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Plenty of ideas for Sunny Cove

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A campground/RV park, zip lines, developing the second beach, and other improvements were among the ideas offered during a brainstorming session on the long-term use and potential for Kiwanis Sunny Cove Camp held there last Wednesday evening.

The town’s Kiwanis Sunny Cove Advisory Committee invited the public to provide their input on what they’d like to see the camp develop into.

And more than a dozen business owners, youth camp reps, and local residents turned out to have their say.

“The reason that we’re doing this in June of 2015, the Town of Fort Frances had a strategic planning session,” explained Geoff Gillon of the Rainy River Future Development Corp., who facilitated the session.

He noted one of the action items brought forth was to investigate—by this November—the long-term use and potential of the camp for youth programming and economic development opportunities.

“So that’s what has triggered this dialogue,” Gillon remarked. “We’re at the beginning of this process.

“And we think there’s a lot more comments out there that we have to garner in the next few months,” he added.

As background, Gillon indicated Kiwanis Sunny Cove Camp sits on 29 acres of land and much of it is not developed.

He noted the land was purchase in 1937 by Rev. McGregor and was deeded to a board of directors in 1939.

It was taken over by the Jaycees in 1947, with the Kiwanis Club of Fort Frances taking ownership a decade later.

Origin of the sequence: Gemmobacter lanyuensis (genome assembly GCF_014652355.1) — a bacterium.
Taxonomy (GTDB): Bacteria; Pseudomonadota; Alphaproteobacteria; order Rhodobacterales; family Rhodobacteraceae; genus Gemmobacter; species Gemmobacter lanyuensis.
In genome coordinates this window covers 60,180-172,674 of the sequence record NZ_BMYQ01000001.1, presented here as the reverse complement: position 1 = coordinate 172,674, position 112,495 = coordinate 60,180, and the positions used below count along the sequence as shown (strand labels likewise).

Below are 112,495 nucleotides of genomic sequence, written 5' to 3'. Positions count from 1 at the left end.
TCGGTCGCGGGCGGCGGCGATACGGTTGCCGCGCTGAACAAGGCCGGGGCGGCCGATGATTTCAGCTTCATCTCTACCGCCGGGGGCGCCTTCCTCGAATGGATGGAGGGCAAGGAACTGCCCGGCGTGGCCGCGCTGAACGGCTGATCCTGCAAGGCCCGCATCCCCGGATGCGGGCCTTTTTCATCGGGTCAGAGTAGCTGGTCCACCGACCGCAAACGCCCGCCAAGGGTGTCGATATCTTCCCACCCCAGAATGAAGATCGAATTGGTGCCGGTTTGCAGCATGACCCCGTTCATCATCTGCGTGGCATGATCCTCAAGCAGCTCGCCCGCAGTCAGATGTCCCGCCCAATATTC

The camp was sold to the Town of Fort Frances in 2009, but the Kiwanis Club continues to support it through a subsidy of $400 per night for all overnight youth camps.

“In all those years, it has primarily been a youth camp in the summertime,” Gillon said.

“That’s the main driving force behind this.”

Long-time Kiwanian Dr. Bob Lidkea noted the Kiwanis Club sold it to the Town with the stipulation that it remain primarily a youth camp.

“It’s not negotiable,” Community Services manager Jason Kabel stressed. “It will always be a youth camp until those camps no longer want to be here.

“So I hope it will be a youth camp well beyond my years.”

Gillon showed the camp’s schedule for the summer, which is booked solid with youth camps through July to mid-August.

A couple of weddings and a family reunion also are scheduled there this summer.

“But you can see there are a lot of white spaces,” Gillon said, referring to the “shoulder seasons”—the times when youth camps are not booked there.

“There are openings here that the camp could be utilized.”

Gillon said town council would like to fill the spaces with activities.

He had the group answer two questions:

  • What would you like to see in regards to future infrastructure?; and
  • What do you see for future programming or uses for the facility?

Each participant wrote down two responses to each question, which then were read aloud to the group and arranged into like-minded categories.

For the first question, they came up with:

  • improvements to the site as a whole, which included things like adding wi-fi and better parking;
  • developing a campground/RV park that would be like a provincial park;
  • upgrading the washroom and shower facilities (or building a new one);
  • developing the second beach;
  • adding heating and air conditioning (heating potentially would allow for use of the camp in other seasons); and